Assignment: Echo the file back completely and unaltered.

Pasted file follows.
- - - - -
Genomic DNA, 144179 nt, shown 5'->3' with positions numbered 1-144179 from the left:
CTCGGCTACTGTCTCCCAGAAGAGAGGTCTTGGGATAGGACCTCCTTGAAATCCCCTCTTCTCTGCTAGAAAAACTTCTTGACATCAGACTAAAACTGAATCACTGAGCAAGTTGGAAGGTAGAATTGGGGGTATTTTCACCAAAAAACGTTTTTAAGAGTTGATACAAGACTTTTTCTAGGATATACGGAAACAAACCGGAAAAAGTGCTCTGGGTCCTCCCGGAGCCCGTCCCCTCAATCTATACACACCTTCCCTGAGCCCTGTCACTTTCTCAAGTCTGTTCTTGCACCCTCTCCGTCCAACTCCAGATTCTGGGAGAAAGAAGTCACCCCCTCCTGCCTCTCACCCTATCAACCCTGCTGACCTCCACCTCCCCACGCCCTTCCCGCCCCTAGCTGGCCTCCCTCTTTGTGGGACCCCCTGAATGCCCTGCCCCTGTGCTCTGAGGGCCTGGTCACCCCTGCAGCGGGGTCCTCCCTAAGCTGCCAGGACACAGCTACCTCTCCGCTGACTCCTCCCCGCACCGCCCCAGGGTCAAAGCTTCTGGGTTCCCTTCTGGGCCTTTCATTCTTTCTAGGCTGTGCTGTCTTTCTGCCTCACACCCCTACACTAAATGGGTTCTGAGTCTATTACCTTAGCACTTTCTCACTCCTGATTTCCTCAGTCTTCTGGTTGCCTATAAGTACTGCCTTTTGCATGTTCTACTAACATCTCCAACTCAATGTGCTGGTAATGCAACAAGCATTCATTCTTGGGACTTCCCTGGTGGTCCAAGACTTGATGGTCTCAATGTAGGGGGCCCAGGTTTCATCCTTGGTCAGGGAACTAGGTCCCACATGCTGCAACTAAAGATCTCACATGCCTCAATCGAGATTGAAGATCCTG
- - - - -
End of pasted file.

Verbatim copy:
Genomic DNA, 144179 nt, shown 5'->3' with positions numbered 1-144179 from the left:
CTCGGCTACTGTCTCCCAGAAGAGAGGTCTTGGGATAGGACCTCCTTGAAATCCCCTCTTCTCTGCTAGAAAAACTTCTTGACATCAGACTAAAACTGAATCACTGAGCAAGTTGGAAGGTAGAATTGGGGGTATTTTCACCAAAAAACGTTTTTAAGAGTTGATACAAGACTTTTTCTAGGATATACGGAAACAAACCGGAAAAAGTGCTCTGGGTCCTCCCGGAGCCCGTCCCCTCAATCTATACACACCTTCCCTGAGCCCTGTCACTTTCTCAAGTCTGTTCTTGCACCCTCTCCGTCCAACTCCAGATTCTGGGAGAAAGAAGTCACCCCCTCCTGCCTCTCACCCTATCAACCCTGCTGACCTCCACCTCCCCACGCCCTTCCCGCCCCTAGCTGGCCTCCCTCTTTGTGGGACCCCCTGAATGCCCTGCCCCTGTGCTCTGAGGGCCTGGTCACCCCTGCAGCGGGGTCCTCCCTAAGCTGCCAGGACACAGCTACCTCTCCGCTGACTCCTCCCCGCACCGCCCCAGGGTCAAAGCTTCTGGGTTCCCTTCTGGGCCTTTCATTCTTTCTAGGCTGTGCTGTCTTTCTGCCTCACACCCCTACACTAAATGGGTTCTGAGTCTATTACCTTAGCACTTTCTCACTCCTGATTTCCTCAGTCTTCTGGTTGCCTATAAGTACTGCCTTTTGCATGTTCTACTAACATCTCCAACTCAATGTGCTGGTAATGCAACAAGCATTCATTCTTGGGACTTCCCTGGTGGTCCAAGACTTGATGGTCTCAATGTAGGGGGCCCAGGTTTCATCCTTGGTCAGGGAACTAGGTCCCACATGCTGCAACTAAAGATCTCACATGCCTCAATCGAGATTGAAGATCCTG